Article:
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Editor's Correspondence |

Clarification of Patient Population in Sinusitis Article

Melvyn G. Weinberg, MD
Arch Intern Med. 2004;164(5):568. doi:10.1001/archinte.164.5.568-a.
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I was intrigued by the abstract of the article by Bucher et al1 about the failure of antibiotics over placebo in acute rhinosinusitis. As I read the article I became confused over the patient population the authors were describing. I assume these were patients who started with classic signs of upper respiratory tract infection (URTI) such as rhinorrhea, sore throat, and perhaps lymphadenopathy and cough, but whose prominent feature was the presence of acute rhinosinusitis. It is implied that these patients were afebrile, although this information is not included. Nor was there any information about time of onset of the URTI to development of the sinusitis or other symptoms such as sore throat, nasal congestion, or cough. When I first looked at the data, I thought the authors were referring to patients who came in with no signs of URTI other than the sinusitis, and I'm still unsure which of these scenarios they are describing. Are they patients who started with typical URTI symptoms or did they present with only sinusitis? If these are patients with acute rhinosinusitis without other URTI symptoms, I do not know how to interpret this study, since I hardly ever see patients with acute rhinosinusitis who did not start out as having URTI. I work at a student health center and see a lot of sinusitis, which is virtually all viral, occurring in the course of URTI. I also see patients with chronic or recurrent sinusitis who get acute exacerbations. We have a high rate of allergic rhinitis in this area, which is a factor in many of the chronic cases. I was pleased to see that the antibiotic treatment seemed to have no beneficial effect on these patients, since it will help to convince physicians that most sinusitis in primary care is viral and part of a URTI and not a separate infection.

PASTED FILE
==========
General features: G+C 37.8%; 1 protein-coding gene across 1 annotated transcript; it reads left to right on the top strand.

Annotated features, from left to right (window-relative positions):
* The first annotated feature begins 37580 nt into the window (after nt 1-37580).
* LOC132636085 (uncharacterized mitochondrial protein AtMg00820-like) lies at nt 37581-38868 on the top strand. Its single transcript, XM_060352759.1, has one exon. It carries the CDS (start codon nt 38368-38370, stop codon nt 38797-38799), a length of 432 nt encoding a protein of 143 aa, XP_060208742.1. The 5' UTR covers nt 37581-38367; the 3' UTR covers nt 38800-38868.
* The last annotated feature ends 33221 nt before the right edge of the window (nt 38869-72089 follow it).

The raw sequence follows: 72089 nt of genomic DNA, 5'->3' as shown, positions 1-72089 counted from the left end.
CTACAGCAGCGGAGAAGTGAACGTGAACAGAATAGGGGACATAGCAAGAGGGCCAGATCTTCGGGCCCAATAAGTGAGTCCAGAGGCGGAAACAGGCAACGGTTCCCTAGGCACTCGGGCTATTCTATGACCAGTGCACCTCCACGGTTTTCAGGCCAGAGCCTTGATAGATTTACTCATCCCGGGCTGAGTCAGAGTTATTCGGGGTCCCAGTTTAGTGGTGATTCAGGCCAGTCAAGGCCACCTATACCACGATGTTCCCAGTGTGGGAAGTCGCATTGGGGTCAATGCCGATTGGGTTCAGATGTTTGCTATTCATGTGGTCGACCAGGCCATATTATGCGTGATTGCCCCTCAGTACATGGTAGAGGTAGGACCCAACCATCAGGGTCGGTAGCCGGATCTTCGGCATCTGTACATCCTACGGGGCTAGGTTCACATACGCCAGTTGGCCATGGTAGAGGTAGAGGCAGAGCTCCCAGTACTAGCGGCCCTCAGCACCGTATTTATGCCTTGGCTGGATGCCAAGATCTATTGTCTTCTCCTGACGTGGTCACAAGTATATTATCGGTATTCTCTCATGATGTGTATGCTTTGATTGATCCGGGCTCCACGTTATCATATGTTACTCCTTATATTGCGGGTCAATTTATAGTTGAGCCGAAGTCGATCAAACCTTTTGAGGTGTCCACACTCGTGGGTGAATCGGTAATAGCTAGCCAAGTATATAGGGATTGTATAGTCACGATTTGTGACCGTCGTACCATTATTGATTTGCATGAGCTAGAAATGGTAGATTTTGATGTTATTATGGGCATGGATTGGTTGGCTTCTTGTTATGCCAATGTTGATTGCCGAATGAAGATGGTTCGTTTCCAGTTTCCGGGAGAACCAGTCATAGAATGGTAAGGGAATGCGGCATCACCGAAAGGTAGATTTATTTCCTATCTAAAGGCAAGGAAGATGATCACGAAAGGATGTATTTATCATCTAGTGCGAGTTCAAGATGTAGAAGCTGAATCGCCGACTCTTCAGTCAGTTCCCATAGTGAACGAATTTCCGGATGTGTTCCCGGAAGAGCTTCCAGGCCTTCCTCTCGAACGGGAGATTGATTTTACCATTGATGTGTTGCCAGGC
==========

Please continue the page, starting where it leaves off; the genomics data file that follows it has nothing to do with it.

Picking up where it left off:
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sinusitis

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